12 March 2017

Laura Marling - Semper Femina

Laura Marling is an artist which I have sort of stumbled into liking than one that I have consciously followed; upon checking my collection I own three of her previous albums (including the Mercury Music Prize nominated 'Once I Was An Eagle' (review cleverly linked here)) and I am sure I have enjoyed them, but apart from 'Once I Was An Eagle' I cannot remember how I got them or when I was listening to them.  For me, she is the sort of artist that I have enjoyed without knowing it.  No offense meant to Ms Marling, it just sorts of happened without me being aware of it.  Anyway, since I last listened to Laura Marling, she released 'Short Movie' in 2015 and then she stopped doing music for a while and exploring non-musical opportunities, in a recent interview she was exploring the idea of being anonymous and having no identity of genre; it is an intriguing thought, to remove that part of yourself and to adopt an almost androgenises persona and it must have had some sort of effect on the album - the translation of 'Semper Femina' is 'Always a Woman' and that relationship between all these thoughts must be explored on this record.  Two years away from releasing a new album is not that much of a break, but maybe the call to write more songs was too strong. So, how has it turned out?

01 - Soothing

'Soothing' was the first song to be released from the album in November 2016, it is a sparse and folk/jazz hybrid number with heavy focus on the bass and vocals throughout the song.  It is a song that is essentially about the break of a connection and communication breakdown.  It is strange song to be the first release for me as it is not your stereotypical opening track, it is off the track and a hard listen.  For me personally, I find it intriguing and the bass work is exceptional to these ears.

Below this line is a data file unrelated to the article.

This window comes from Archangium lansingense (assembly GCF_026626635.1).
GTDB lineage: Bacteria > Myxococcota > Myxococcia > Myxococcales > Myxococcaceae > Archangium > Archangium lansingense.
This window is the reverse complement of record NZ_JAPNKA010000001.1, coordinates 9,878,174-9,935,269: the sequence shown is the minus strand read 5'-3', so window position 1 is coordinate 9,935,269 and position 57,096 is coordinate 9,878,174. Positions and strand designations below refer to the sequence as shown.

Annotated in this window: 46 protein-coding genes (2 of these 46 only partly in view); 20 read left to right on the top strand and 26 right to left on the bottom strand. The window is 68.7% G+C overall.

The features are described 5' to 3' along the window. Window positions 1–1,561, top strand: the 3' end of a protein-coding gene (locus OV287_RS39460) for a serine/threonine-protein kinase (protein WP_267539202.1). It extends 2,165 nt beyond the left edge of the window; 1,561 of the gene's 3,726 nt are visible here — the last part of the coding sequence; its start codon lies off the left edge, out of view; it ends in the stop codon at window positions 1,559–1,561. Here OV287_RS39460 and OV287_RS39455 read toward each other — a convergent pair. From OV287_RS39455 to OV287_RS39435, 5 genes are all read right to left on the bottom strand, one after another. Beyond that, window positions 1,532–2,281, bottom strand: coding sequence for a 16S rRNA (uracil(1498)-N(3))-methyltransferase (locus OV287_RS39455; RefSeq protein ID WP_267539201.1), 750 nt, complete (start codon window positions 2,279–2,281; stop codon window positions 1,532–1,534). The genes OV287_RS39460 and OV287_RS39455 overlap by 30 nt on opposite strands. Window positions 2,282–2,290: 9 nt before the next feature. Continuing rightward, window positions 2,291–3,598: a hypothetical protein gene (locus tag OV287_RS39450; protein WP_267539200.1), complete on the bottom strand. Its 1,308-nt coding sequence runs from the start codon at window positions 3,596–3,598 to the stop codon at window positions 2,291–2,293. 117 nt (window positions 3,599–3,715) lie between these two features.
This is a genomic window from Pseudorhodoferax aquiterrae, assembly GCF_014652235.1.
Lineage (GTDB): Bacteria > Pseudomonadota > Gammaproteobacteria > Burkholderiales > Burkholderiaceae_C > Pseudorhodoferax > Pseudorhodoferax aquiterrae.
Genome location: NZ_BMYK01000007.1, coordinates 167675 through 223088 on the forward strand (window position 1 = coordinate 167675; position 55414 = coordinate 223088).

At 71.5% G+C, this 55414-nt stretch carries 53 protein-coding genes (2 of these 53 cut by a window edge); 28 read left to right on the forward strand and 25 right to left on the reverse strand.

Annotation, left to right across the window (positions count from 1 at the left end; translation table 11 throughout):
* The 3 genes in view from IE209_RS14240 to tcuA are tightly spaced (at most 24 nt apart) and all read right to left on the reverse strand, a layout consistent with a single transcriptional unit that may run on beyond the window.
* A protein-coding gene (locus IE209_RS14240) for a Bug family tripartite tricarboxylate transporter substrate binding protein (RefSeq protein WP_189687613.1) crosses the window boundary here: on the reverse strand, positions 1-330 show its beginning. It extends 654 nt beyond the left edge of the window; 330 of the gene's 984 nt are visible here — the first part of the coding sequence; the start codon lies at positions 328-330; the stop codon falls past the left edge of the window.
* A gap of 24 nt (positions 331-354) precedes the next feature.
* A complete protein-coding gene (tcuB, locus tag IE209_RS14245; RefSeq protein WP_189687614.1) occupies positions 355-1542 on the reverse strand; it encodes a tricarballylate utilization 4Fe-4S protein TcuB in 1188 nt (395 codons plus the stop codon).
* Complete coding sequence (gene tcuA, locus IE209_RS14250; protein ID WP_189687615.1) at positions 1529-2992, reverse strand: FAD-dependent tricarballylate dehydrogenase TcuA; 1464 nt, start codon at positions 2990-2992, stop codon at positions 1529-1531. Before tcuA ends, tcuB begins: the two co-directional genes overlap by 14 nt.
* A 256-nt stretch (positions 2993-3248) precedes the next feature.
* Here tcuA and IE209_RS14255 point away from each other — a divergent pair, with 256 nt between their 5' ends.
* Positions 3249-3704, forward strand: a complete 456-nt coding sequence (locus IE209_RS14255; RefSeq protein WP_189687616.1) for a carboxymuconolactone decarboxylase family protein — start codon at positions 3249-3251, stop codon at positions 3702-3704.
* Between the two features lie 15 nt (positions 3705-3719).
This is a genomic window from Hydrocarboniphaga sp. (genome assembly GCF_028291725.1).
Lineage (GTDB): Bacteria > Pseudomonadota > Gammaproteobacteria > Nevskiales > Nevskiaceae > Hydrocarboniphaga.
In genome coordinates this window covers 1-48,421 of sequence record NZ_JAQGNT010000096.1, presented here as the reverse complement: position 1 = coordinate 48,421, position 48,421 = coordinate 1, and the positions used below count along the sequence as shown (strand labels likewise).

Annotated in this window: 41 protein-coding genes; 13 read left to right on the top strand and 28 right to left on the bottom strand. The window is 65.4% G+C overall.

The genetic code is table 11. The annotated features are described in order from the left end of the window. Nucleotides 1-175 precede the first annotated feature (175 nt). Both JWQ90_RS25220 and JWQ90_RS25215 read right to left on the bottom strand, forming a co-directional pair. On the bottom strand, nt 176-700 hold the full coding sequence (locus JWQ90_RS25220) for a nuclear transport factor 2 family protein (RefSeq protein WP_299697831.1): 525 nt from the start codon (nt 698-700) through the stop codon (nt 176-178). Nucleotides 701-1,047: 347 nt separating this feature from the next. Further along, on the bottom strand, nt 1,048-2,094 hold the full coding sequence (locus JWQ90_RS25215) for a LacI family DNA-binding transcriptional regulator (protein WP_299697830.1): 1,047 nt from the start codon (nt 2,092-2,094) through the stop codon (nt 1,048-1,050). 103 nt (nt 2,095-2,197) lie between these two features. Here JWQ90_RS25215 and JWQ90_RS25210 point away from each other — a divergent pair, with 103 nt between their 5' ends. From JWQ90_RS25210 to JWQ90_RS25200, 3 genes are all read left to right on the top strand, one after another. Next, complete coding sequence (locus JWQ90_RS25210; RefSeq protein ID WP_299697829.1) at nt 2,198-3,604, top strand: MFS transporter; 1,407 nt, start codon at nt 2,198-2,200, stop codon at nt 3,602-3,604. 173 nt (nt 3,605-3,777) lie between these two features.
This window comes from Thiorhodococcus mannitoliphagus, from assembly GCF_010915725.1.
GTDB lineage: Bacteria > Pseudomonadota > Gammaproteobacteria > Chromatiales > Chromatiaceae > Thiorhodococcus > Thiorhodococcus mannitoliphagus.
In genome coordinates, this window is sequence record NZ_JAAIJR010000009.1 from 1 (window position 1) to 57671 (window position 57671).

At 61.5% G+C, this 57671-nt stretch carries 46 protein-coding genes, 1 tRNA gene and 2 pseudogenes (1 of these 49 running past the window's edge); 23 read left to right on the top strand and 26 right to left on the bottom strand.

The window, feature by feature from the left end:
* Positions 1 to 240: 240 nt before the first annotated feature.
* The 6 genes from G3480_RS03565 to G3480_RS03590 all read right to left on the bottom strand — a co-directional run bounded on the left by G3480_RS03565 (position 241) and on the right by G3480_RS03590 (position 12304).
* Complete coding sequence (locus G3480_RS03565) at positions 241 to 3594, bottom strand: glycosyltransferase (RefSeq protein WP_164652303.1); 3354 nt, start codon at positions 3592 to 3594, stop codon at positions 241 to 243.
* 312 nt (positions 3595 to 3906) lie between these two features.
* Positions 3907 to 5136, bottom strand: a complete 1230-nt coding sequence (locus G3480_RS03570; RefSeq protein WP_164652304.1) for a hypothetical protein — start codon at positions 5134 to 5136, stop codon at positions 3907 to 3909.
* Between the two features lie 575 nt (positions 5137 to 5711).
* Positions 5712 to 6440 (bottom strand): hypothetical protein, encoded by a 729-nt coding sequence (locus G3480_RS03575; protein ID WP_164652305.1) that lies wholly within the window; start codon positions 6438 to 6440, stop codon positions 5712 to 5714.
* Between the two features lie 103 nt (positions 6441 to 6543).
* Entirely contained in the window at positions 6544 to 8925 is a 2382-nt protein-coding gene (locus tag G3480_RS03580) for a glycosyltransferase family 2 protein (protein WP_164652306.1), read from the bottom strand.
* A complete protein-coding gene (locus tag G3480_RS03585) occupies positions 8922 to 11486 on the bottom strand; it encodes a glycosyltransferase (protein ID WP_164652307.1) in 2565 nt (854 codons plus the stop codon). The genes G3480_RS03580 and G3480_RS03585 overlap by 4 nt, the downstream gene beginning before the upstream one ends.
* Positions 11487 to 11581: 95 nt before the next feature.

02 - The Valley

'The Valley' is a song that considers people being incommunicado and out of touch, they are around and they are also in hiding from someone as well.  It is gentle with a repetitive guitar strumming and strings added to show when a chorus starts as there is not too much difference between the guitar work and it drones on a little bit.  Ms Marling's vocals are as pretty as always and it sounds nice enough, but it does not seem to go anyway to be honest.

03 - Wild Fire

Oh, never cross this woman - she does not hold back in any way, shape or form on this song!  Musically it is a gentle afternoon, strumming guitar, the keyboard it hit every now and then, the bass is supportive and the percussion of brushes and gentle cymbals.  But the words are hard, with a bite to the tale of separation and setting some definitive boundaries.  It is a song that has a fiery independent status and I applaud that show of self, knowing when enough is enough; but I am not a fan of the song itself as it just seems to pass me by.  So, great message - musically not my cup of tea.

04 - Don't Pass Me By

A song that is stuck between gothic/art house film noir and pleading for help, 'Don't Pass Me By' is a solemn piece of music that seems to be lost in the world full of dark heights and the sick taint of neon lights.  It reminds me a lot of Lana Del Ray around her 'Ultraviolence' period and this is not coming from a safe place and it is a heartbreaker, one that needs to be approached with caution.

05 - Always This Way